a time warp of old ideas about pernicious anemia.

    The B12 wouldn't cause her gut problems rather the reverse.

    Gluten intolerance can inflame the ileum leading to failure to absorb B12 and further down a problem absorbing fat. Giving greasy diarhoea etc.

    That can be difficult to diagnose as it doesn't reach the stage of coeliac disease. In my case 50 years.

    She might have to give up gluten and have a low fat diet. You can test this yourself in a matter of days as to what provokes her.

    The hospital presumably didn't find the cause and missed the B12 and did not instigate treatment. Regrettably you might have to take over yourself as do many. Obviously you can work with the dr and take advice but medicine is so complex that while some are up to date most are not and very often skimp on history taking or get it wrong, take a guess, or try some test and if that doesnt work give up.

    There are heaps of resources to look up easily the points I have made.

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  • Posted

    Hi Your poor daughter she must feel terrible! that is such a low level of B12. Dont listen to GPs they do not have enough information on this Dr Chandy as some one mentioned has good advice as hes been studying patients for years! also look on www.b12deficiency.info very good information on here also videos and places that can help you complain about your daughters treatment.

    I dont know whats causing my B12 deficiency either, i lost my job because of it 4 years ago as the doc was treating me for depression when i had a B12 level of 130.  i had my intrinsic factor checked it was satisfactory according to the doc but then i dont trust GPs anymore, my coeliac disease test came back negative and i have Vitamin D deficiency now just taken Vit D3 for 6 months and waiting for my blood test to come back to see if its gone up.

    Please get your daughter some B12 injections ASAP as sometimes If B12 deficiency is left to long it causes damage that cant be reversed. Good Luck.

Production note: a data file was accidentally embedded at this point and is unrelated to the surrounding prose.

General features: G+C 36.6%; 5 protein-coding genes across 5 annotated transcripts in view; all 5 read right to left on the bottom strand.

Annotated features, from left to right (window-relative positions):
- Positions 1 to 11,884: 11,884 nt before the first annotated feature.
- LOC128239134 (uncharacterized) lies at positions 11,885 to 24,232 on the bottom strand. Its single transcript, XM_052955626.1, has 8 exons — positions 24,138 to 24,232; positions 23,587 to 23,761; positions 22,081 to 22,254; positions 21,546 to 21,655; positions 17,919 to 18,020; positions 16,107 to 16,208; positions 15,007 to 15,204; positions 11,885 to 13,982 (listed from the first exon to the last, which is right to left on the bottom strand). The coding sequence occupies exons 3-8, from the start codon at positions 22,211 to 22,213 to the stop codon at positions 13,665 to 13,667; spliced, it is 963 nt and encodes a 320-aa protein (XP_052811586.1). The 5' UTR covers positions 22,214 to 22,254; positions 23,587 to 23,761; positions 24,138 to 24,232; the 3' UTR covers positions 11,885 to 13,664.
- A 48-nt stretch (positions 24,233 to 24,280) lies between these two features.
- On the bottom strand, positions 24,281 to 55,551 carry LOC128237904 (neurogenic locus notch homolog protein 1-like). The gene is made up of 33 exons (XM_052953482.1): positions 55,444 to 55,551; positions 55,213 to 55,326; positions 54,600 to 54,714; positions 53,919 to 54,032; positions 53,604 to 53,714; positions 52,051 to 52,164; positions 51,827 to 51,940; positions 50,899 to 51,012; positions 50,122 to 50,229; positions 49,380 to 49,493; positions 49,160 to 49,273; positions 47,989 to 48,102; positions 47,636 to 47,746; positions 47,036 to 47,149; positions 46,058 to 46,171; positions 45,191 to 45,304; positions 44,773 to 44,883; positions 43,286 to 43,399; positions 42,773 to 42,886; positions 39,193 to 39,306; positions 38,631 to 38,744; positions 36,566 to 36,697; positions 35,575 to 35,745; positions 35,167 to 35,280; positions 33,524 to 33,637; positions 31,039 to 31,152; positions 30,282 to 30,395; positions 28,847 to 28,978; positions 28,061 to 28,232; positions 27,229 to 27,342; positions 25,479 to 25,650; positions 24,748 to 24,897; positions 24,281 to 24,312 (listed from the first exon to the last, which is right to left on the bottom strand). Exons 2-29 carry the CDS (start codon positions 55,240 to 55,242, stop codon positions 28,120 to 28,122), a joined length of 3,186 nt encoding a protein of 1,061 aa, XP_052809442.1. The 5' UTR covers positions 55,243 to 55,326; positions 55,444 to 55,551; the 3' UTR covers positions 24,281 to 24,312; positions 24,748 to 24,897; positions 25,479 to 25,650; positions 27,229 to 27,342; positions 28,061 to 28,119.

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  • Posted

    Hi,

    I realize your original post is over a year old, but just wondering if you ever found out the cause for your daughter's B12 deficiency and gastrointestinal issues? My teenage son is experiencing similar issues and I have some suspicions that a H. Pylori infection may be the cause.

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    • Posted

      I too am following this post as my 16 year old is also dealing with fatigue, abdominal issues, headaches and dizziness. Her adrenal glands are hyper (wierd.)

      I just started her on sublingual B complex as I don't think she's absorbing. I'll alternate the B complex with straight B12 sublingual and see what happens. Years of no answers and many prescribed meds that just made her way!

      Check your child's tongue. Very informative in detecting deficiencies. My daughter tongue is scalloped and shiny.

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    • Posted

      Hi, thanks for your reply. My son's blood was tested 2 weeks ago and he was found to be B12 deficient. He has been prescribed monthly injections of B12. Now to determine the cause. My doctor is not yet convinced that it is a malabsorption issue, but I really don't believe that it is from lack of B12 in his diet...he has always eaten a substantial amount of animal products. His doctor says he sees a significance number of patients with B12 deficiency, but that doesn't make sense to me that an otherwise healthy young person who consumes meat would be so deficient. My sons grandmother was recently treated for H. Pylori and I've read that it can be easily passed on to family members and can cause B12 malabsorption. Has your daughter been tested for any other gastrointestinal conditions? (I.e. Crohn's, celiac disease, gastritis, H. Pylori infection).

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    • Posted

      Negative on the H.Pylori but she has gluten intolerance for sure which causes gastrointestinal issues. She's doing noticeably better since switching to a sublingial B complex. She's having less abdominal pains and more energy. I definitely think she has nutritional absorption problems.

      3 of my 4 daughters are iron anemic, B12 and Vit. D deficient . I'm going to continue on the natural route for as long as we can. I don't want to just treat symptoms, but the core issue which I believe starts with autoimmune. I'm going to detox with her and have a supplement plan to start.

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    • Posted

      Hi Tina.

      Gluten intollerance can destroy the intestine wall, causing all sorts of gastrointestinal problems from mal-absorbtion to to IBS etc. etc. as others have pointed out, very little will be absorbed (even sublingually) if there's bowel mal-absorbtion. unforyunately, it's via b12 deficiency (Gluten intollerance) that caused my immune system to become problematic and I ended up sucumming to ME/CFS as a result.